‘Start Here’: Military exercises anger North Korea ahead of Trump-Kim summit

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It’s Wednesday, May 16, 2018. Here are some of the stories we’re talking about on ABC News’ new daily podcast, “Start Here.”

1. North Korea says ‘not so fast’

It was just months ago that the relationship between Donald Trump and North Korea’s Kim Jong Un was defined by threats.

This year, all that’s changed.

As the weather warmed, so did the president’s words in growing more confident about the prospects for peace. The two leaders are now slated to meet in person on June 12 in Singapore.

But yesterday, North Korea slammed on the brakes.

North Korea’s state media agency KCNA said the government was canceling high-level talks with South Korea because of joint military exercises between the South and the U.S.

ABC News Chief White House Correspondent Jonathan Karl says the White House isn’t panicking just yet.

“Start Here” is a daily ABC News podcast hosted by Brad Mielke featuring original reporting on stories that are driving the national conversation. Listen for FREE on the ABC News app, Apple Podcasts, TuneIn, Spotify, Stitcher, Google Play Music, iHeartRadio — or ask Alexa: “Play ‘Start Here.'”

Follow @StartHereABC on social for exclusive content, show updates and more: Twitter, Facebook, Instagram.

PHOTO: A submarine-launched ballistic missile is displayed in Kim Il Sung Square during a military parade in Pyongyang, North Korea, to celebrate the 105th birth anniversary of Kim Il Sung, April 15, 2018.Wong Maye-E/AP, FILE
A submarine-launched ballistic missile is displayed in Kim Il Sung Square during a military parade in Pyongyang, North Korea, to celebrate the 105th birth anniversary of Kim Il Sung, April 15, 2018.

2. Hard turn on Haspel

For days now, the White House has been answering questions about dismissive comments made about Sen. John McCain as he battles brain cancer. There’s still no denial that Kelly Sadler made the comments. Adviser Kellyanne Conway said she expects staffing shakeups as a result of the scandal, but those could be more related to information leaks than offensive chatter.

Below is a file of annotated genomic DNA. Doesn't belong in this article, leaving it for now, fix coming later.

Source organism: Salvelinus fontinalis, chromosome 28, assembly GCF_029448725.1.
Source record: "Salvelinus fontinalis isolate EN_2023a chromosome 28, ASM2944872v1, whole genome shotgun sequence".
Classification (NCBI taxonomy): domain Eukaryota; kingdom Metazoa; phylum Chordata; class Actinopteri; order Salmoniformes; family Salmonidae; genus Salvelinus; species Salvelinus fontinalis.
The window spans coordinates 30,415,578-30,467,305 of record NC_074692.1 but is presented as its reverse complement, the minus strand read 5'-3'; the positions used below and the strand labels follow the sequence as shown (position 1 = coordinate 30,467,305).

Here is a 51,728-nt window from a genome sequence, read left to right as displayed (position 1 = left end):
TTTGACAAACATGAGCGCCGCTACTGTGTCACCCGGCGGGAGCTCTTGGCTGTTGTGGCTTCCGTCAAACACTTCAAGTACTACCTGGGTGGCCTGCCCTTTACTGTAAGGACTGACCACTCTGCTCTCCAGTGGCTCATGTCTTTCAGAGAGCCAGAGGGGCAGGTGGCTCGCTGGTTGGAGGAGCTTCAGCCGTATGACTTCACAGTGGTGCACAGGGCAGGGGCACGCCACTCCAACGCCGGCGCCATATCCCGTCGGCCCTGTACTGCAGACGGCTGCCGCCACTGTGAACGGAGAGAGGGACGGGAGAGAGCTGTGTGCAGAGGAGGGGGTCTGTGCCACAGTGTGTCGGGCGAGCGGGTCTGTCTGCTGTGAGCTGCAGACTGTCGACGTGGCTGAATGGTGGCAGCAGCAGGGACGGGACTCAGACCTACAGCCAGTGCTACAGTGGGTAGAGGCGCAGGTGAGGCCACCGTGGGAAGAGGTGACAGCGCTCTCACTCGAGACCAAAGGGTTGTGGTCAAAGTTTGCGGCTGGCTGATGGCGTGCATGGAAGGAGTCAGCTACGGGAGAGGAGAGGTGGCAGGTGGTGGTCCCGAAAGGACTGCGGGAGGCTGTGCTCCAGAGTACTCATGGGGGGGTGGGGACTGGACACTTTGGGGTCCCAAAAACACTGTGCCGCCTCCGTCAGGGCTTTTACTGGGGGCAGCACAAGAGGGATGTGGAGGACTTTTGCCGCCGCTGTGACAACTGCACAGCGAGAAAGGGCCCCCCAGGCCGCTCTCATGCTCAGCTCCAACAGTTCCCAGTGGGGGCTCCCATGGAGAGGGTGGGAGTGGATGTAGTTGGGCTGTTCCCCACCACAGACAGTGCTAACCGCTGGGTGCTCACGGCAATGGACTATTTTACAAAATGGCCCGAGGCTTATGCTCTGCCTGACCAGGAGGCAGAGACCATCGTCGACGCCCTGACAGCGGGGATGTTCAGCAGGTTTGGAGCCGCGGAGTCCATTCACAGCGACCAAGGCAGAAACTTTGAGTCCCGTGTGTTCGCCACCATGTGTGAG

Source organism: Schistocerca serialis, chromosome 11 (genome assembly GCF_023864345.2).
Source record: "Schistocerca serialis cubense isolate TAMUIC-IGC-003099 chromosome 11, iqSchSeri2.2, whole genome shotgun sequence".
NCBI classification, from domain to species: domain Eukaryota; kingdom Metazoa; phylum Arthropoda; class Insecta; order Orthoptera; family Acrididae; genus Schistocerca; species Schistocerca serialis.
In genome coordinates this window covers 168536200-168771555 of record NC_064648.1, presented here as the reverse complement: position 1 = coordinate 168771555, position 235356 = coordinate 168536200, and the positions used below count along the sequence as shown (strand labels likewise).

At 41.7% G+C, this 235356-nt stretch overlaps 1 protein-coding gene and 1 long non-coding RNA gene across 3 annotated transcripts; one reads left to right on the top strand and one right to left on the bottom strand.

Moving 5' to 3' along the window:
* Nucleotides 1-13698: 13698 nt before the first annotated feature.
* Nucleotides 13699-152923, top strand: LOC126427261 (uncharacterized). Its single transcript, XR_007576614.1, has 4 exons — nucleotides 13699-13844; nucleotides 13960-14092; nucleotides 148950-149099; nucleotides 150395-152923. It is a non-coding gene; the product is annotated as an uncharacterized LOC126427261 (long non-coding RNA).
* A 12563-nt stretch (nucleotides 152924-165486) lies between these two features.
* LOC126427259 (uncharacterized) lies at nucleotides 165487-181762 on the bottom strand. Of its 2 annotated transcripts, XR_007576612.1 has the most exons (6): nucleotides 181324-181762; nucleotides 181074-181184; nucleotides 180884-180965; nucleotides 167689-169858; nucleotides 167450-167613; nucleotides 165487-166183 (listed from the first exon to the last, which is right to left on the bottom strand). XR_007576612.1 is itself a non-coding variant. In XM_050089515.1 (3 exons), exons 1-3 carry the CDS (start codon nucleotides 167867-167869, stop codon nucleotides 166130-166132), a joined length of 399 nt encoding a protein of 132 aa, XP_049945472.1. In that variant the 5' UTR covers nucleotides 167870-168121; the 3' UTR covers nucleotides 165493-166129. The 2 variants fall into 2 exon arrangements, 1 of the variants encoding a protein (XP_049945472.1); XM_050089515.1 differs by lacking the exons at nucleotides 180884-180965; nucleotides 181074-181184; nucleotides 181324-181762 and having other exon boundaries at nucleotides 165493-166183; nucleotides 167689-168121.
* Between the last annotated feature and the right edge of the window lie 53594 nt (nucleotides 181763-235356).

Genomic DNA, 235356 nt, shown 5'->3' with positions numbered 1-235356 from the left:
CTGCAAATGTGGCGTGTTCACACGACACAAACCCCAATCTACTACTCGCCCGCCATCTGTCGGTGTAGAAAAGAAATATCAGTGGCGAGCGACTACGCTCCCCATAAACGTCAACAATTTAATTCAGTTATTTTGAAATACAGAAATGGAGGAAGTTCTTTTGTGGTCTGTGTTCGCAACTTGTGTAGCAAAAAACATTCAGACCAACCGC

But remember what started all of this: It was John McCain’s saying he would not support Trump’s pick to lead the CIA, Gina Haspel, because she oversaw torture programs as part of the Bush administration’s war on terror. With razor-thin margins in the Senate, that left Republicans with just 50 votes.

Now it looks like Haspel doesn’t need to be worried. Yesterday, she earned the support of Democrats.

ABC News Chief Congressional Correspondent Mary Bruce says Haspel sent a letter to Senator Mark Warner that changed many minds.

PHOTO: Gina Haspel, President Donald Trumps pick to lead the Central Intelligence Agency, pauses while testifying at her confirmation hearing before the Senate Intelligence Committee, on Capitol Hill, May 9, 2018, in Washington.Andrew Harnik/AP
Gina Haspel, President Donald Trump’s pick to lead the Central Intelligence Agency, pauses while testifying at her confirmation hearing before the Senate Intelligence Committee, on Capitol Hill, May 9, 2018, in Washington.

3. Maternal mortality

You might think medical care has never been better for pregnancies and birth, but while the child mortality rate has fallen in the U.S. mothers are dying at a rate not seen in any other developed country.

ABC News’ Chief Medical Correspondent Dr. Jennifer Ashton tells us why.

PHOTO: A rear view of four medical staff wearing scrubs is seen in this undated stock photo.STOCK PHOTO/Getty Images
A rear view of four medical staff wearing scrubs is seen in this undated stock photo.

4. Education and ethics

A senior adviser at the Department of Education, who was hired out of the for-profit college sector, helped dismantle Obama-era regulations designed to protect students defrauded by for-profit colleges, according to emails obtained exclusively by ABC News.

ABC News’ Erin Dooley broke the story and tells us Robert Eitel’s involvement has been questioned by lawmakers since he was hired to work closely with Secretary of Education Betsy DeVos.

PHOTO: The Chantilly Campus of ITT Technical Institute sits closed on Sept. 6, 2016, in Chantilly, Va. Jahi Chikwendiu/The Washington Post via Getty Images FILE
The Chantilly Campus of ITT Technical Institute sits closed on Sept. 6, 2016, in Chantilly, Va.

5. ‘Yanny’ vs. ‘Laurel’

It is a fight that’s consumed the internet and ruined productivity in offices everywhere this week, as people listen to a clip and pick a side.

Whether you insist you hear “laurel” or “yanny,” an expert settled the debate, or at least tried to explain it to us.

We speak to Dr. Bharath Chandrasekaran, an associate professor of Communication Sciences and Disorders at the University of Texas at Austin, who says in a way, both sides are correct.



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